“Picking up where his last adventures in Rose Gold left off in L.A. in the late 1960s, Ezekiel “Easy” Rawlins has started a new detective agency. Easy’s friend Mouse introduces him to Rufus Tyler, a very old man everyone calls Charcoal Joe. Joe’s friend’s son, Seymour (young, bright, top of his class in physics at Stanford), has been arrested and charged with the murder of a white man from Redondo Beach. Joe tells Easy he will pay and pay well to see this young man exonerated, but seeing as how Seymour literally was found standing over the man’s dead body at his cabin home, and considering the racially charged motives seemingly behind the murder, that might prove to be a tall order.” (Catalogue)
Ripley’s game / Highsmith, Patricia Villain: Ripley
“With its sinister humor and genius plotting, Ripley’s Game is an enduring portrait of a compulsive, sociopathic American antihero. Tom Ripley detested murder, unless it was absolutely necessary. If possible, he preferred someone else to do the dirty work. In this case, a victim of a fatal disease, who will murder for a reward in order to provide for his young widow and child.” (Catalogue)
The doll factory / Macneal, Elizabeth Villain: Silas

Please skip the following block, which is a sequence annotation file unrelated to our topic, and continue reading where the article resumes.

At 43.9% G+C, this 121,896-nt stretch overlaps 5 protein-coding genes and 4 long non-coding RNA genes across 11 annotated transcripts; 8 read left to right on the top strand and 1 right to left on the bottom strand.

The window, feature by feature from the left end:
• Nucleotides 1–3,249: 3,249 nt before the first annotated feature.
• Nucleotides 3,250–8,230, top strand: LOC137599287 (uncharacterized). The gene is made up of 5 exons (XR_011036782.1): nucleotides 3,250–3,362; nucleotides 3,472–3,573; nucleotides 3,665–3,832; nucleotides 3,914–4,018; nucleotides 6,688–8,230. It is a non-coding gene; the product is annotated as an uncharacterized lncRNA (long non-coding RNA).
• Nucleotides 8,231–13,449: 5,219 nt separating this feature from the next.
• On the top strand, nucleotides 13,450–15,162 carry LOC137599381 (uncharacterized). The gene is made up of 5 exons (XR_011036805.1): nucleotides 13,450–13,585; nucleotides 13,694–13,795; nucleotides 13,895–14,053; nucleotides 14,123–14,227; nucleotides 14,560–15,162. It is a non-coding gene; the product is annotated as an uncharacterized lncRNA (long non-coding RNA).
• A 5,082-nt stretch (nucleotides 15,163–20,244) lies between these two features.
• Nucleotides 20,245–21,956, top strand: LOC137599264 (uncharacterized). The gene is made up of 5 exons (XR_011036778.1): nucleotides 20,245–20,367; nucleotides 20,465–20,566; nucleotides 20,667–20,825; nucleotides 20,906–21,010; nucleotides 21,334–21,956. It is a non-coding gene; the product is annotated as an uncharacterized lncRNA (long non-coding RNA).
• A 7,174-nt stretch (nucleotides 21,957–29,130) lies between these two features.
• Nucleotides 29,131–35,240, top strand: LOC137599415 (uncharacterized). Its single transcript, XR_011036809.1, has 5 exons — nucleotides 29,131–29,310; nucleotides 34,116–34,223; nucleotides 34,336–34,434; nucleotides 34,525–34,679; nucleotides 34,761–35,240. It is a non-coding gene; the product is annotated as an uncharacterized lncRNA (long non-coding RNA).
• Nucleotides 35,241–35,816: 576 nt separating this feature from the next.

“London. 1850. The Great Exhibition is being erected in Hyde Park and among the crowd watching the spectacle two people meet. For Iris, an aspiring artist, it is the encounter of a moment – forgotten seconds later, but for Silas, a collector entranced by the strange and beautiful, that meeting marks a new beginning. When Iris is asked to model for pre-Raphaelite artist Louis Frost, she agrees on the condition that he will also teach her to paint. Suddenly her world begins to expand, to become a place of art and love. But Silas has only thought of one thing since their meeting, and his obsession is darkening . . .” (Catalogue)
Rebecca, Daphne du Maurier (Audiobook) Villain: Mrs Danvers
“Last night I dreamt I went to Manderley again . . .
The novel begins in Monte Carlo, where our heroine is swept off her feet by the dashing widower Maxim de Winter and his sudden proposal of marriage. Orphaned and working as a lady’s maid, she can barely believe her luck. It is only when they arrive at his massive country estate that she realizes how large a shadow his late wife will cast over their lives—presenting her with a lingering evil that threatens to destroy their marriage from beyond the grave.
First published in 1938, this classic gothic novel is such a compelling read that it won the Anthony Award for Best Novel of the Century. “(Overdrive description)